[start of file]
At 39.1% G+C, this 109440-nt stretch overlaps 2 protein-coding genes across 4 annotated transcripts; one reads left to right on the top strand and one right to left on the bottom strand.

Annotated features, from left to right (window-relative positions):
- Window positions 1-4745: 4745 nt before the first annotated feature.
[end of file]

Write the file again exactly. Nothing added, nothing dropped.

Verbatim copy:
At 39.1% G+C, this 109440-nt stretch overlaps 2 protein-coding genes across 4 annotated transcripts; one reads left to right on the top strand and one right to left on the bottom strand.

Annotated features, from left to right (window-relative positions):
- Window positions 1-4745: 4745 nt before the first annotated feature.